In any sort of pain I become hopeless, pathetic, unable to serve my functions. I do not have the will power to over-ride the pain. The focus of consciousness is for ever directed to the pain. For three days now I have done no work due to a toothache. A deep gnawing chronic pain spread through most of the left side of my face since Sunday. I have been taking aspirins at 2-3 hourly intervals to keep the wretched misery at bay. I suppose the tooth began rotting under the incompetent filling on the lower left side. For months now, I’ve been afraid to bite there for fear of a searing pain that occasionally ripped through my body. But, for the last 36 hours the pain has caused me to tremble and fever. I wake up in the night when the effect of the aspirin has worn off. I would have gone to the dentist yesterday, but I only managed to find the name and number of the dentist I wanted this morning. Simone, a friend of Neco, confirmed my suspicions, removed the metal cap with metal picks and removed the nerve channel with a temporary filling. She says the channels must be treated with time and patience. I sit here now in a better humour, half my face is anaesthetically still, and I am praying that the problem will have been dealt with sufficiently to last me back to the UK. But it is a relief to be rid of the pain - when the mind has so little else pressing it for attention, pain has a flag day.

I tried to entertain myself as best I could with things most accessible. I finished the last of C. P. Snow’s ‘Strangers and Brothers’ sequence, ‘Corridors of Powers’. It swept me along as all the others had done, yet the characterisations were similar to his other books; he writes about Parliament and manoeuvres there as though it were the same as the college politics he had covered in previous books. The same words and phrases re-appear. I thought perhaps he had just stepped out of his depth. Yet the subject matter is so topical. He brings to a conclusion a narrative about a defence minister’s plan for unilateral nuclear disarmament (in the 1950s) and shows how the idea gets washed aside despite the minister’s skill and diplomacy.

I also go to the theatre to see an English group perform ‘Midsummer’s Night’s Dream’ in modern clothes and with occasionally blasphemous interpretations. But I fall asleep - are the actors too wooden, delivering their lines too much like a TEFL course. Maybe the weariness that has come over me these days is the real cause. Then, last night sweet Fabiola took me along to Canacao to see an astonishing American vocalist Bob McFerrin. He enthused an enormous crowd just singing wordless songs with his superb rhythm and extensive tonal ranges - much of the time it is hard to believe he isn’t being accompanied by a chorus or an instrumentalist.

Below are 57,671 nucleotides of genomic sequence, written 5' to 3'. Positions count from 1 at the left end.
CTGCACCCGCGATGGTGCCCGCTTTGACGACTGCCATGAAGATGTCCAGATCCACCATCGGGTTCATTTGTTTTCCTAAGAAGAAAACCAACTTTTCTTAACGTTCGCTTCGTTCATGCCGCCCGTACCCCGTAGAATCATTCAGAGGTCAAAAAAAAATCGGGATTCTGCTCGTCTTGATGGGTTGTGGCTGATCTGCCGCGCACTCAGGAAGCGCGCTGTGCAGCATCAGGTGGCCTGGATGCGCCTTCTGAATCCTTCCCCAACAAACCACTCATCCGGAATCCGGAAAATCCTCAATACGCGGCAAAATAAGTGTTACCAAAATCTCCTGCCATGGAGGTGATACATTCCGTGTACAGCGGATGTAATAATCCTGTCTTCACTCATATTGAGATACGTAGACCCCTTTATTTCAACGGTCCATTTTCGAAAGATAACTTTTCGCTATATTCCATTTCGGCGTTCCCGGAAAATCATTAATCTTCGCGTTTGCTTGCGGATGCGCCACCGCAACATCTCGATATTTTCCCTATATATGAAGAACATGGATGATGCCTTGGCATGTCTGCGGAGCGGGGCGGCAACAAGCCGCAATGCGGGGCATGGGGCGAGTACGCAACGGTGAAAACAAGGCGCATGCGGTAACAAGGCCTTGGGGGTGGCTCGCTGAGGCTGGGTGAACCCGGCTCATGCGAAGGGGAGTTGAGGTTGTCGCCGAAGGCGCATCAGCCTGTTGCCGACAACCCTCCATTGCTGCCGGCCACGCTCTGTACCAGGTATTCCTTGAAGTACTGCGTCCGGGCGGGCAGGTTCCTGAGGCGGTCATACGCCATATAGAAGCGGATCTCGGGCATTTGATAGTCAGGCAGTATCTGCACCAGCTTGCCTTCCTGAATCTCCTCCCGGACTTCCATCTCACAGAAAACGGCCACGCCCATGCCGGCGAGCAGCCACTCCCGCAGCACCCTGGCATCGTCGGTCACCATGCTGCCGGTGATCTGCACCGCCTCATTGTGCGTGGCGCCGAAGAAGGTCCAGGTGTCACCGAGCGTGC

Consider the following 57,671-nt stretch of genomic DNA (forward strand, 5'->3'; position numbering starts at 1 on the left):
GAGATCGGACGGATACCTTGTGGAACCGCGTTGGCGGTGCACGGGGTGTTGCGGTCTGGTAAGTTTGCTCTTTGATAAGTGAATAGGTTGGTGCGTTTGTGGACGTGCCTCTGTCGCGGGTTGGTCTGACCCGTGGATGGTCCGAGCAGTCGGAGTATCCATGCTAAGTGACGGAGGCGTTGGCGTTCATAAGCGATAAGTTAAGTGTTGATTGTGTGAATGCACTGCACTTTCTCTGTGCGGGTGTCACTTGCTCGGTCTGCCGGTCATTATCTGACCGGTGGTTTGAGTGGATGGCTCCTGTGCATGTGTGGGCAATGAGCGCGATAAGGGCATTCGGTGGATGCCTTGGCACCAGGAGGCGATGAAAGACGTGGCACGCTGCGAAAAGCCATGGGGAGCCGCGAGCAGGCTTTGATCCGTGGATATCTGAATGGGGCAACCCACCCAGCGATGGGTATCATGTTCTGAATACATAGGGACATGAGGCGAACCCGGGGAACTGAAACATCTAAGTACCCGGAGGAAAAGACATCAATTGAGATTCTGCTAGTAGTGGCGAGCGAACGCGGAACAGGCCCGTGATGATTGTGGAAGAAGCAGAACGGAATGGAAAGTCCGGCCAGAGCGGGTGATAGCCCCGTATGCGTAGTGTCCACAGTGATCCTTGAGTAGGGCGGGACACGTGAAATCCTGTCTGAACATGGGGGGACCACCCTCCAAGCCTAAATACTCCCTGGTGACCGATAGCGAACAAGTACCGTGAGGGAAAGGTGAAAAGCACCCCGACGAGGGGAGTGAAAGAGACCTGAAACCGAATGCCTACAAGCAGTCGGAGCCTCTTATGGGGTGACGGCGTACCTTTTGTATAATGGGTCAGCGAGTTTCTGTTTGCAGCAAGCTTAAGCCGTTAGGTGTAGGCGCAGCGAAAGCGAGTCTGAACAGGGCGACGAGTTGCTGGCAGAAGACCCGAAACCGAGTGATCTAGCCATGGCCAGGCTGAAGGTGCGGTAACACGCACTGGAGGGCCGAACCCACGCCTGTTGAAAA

The row with ‘Nucleonics Week’ has flared up again and this time I have telexed Thurston, Branscombe and Palubniak saying I cannot work under the present arrangement. At the risk of boring myself I must note the latest details. The Brazilian Nuclear Commission reported its findings on 17 April. On 23 April, I filed a story based on a telephone interview with the Commission’s vice-president. 27 April and 2 May I sent further telexes asking for confirmation that my story has been received. 5 May, I received a telex asking me to resend, and, in the post, comes a copy of NW with a report on the Commission’s findings filed from Kessler in B.A. This is really the end.

Jeff Ryser also rings this day, he has three minutes to talk before catching a plane to NY. ‘How are ya doing? I mean how are you doing - I mean we could talk about any number of things but right now what is going on with . . .’ Actually all we talk about is NW, and I give him my estimation that NW is an arrogant, bullshitter . . . no I forget how I phrased it - but it was pretty damning. And I proceeded to give my reasons. Now, I’m thinking of writing a letter to World News. The view of the world from an ant, no, sorry, I mean a stringer. I wonder if Jeff perceived that all I felt about NW applies to him too.

Saturday 10 May